Everyday medicines are things we use on a daily basis to help our bodies manage stress and recover from day to day wear and tear. Diseases have been treated for eons through nutrition, so they are also often born from nutritional deficiencies. One sort of deficiency could be anemia. Anemia has many different forms, from macrocytic to microcytic, and it is typically defined by iron deficiency or absorption issues. Iron is a very important mineral that helps maintain oxygen levels in the blood, which nourishes the distal tissues. When there isn’t enough oxygen to support cellular function, hypoxia tends to manifest. The lack of oxygen can be the underlying reason for pain, fatigue, even disease.
An “everyday medicine” that could help with these issues is dark chocolate! Dark chocolate is very high in iron, as well as xanthines. These nutrients can help the body build better, denser blood, and increase energy by stimulating neurotransmitter behaviors (xanthines include chemicals like caffeine). Additionally, those dark chocolates which are processed minimally are high in fiber. This can help the body to purge accumulations in the GI tract, thus improving the body’s ability to absorb nutrients.
Feeling fatigued? Bite into a bar of chocolate! I recommend taking chocolate around 12PM, the time when the heart’s energy is . The bitter flavor of dark chocolate can help to clear out heat, while tonifying the “yin” of the heart blood. The heaviness of the iron can be very sedative to the mind, and even help with anxiety. This is a reason why chocolate is so coveted by emotional persons.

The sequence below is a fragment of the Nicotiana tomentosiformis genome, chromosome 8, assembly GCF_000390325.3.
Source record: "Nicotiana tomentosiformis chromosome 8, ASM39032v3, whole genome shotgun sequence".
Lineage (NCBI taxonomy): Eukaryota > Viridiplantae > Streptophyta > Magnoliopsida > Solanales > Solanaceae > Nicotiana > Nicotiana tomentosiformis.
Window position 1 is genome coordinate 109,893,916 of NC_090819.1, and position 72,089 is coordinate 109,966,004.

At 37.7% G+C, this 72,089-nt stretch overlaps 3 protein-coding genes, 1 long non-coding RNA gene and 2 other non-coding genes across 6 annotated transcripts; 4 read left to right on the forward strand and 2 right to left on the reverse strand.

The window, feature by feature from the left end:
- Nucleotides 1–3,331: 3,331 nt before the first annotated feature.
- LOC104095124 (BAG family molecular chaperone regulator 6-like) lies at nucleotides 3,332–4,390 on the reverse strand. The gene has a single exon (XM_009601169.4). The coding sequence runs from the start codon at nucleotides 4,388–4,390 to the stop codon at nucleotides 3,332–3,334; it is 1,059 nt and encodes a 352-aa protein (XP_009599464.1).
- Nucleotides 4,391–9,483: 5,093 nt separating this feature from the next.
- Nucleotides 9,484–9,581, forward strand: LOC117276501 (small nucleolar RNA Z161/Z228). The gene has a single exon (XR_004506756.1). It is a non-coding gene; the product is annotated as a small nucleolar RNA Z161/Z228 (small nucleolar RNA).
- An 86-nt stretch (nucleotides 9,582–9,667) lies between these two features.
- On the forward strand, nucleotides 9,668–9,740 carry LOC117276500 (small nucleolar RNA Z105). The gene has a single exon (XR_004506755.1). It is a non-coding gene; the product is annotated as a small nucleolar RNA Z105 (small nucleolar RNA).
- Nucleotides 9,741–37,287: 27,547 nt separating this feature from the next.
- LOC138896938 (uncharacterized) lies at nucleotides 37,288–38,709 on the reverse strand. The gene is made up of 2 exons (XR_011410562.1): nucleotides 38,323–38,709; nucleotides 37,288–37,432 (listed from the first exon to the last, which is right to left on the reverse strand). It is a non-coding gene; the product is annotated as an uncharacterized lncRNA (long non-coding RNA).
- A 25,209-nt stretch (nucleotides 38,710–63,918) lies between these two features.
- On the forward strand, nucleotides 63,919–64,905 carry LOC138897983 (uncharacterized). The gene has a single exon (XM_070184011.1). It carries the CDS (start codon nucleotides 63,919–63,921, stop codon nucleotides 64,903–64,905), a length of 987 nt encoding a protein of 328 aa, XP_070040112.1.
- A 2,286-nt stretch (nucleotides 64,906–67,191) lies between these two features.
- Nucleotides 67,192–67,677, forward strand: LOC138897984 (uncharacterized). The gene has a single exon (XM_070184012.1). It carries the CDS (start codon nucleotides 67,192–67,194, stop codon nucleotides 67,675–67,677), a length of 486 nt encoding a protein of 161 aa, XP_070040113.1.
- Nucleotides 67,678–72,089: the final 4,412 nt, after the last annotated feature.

Tui na is an ancient form of medicine that we all perform, to some extent. When you get a headache and rub your temple, you are performing tui na. You might not know which acupuncture points you are activating, but you are definitely utilizing the local and superficial energetics of your body in order to inspire relief at a biochemical and structural level. Your body is instinctually programmed to self-heal and rejuvenate!
Tui na is similar to massage, but has a greater tradition and assortment of techniques. It uses a lot of theory and methodology derivative from Tradition Chinese Medicine. Meridian theory is something I use a whole lot in my Tui na practice. Meridian theory exposes the trajectories of qi, the body’s life force energy that can be subdivided according to its relationship to yin & yang, as well as each individual organ in the body. Think of it this way: there are many rivers and wires in your body that work together, and when they become blocked, tangled or withered: pain and disorder result.
For example, the stomach meridian begins beneath the eye, centered with the pupil, then descends along the nasal cavities. It is often implicated in nasal allergies, as the stomach mucosa is prone to inflammation (think: crohn’s / gluten intolerance). This can manifest as what modernity refers to as allergies, with swelling and fluid accumulation in the body. When treating such an issue, I might go toward the calf to a point called Zusanli or ST-36. The stomach meridian descends through the anterior body all the way down the leg into the second toe. By utilizing these lower points, we can positively affect the flow of qi which may have coagulated in the upper channels of the body.
Combined with herbal medicine to address deficiencies and excesses, these therapies can lead toward a complete elimination of allergies! Next time you have allergies, try rubbing the tender points along the zygomatic bone, and the muscles of the front calf. A great way to promote self-healing.
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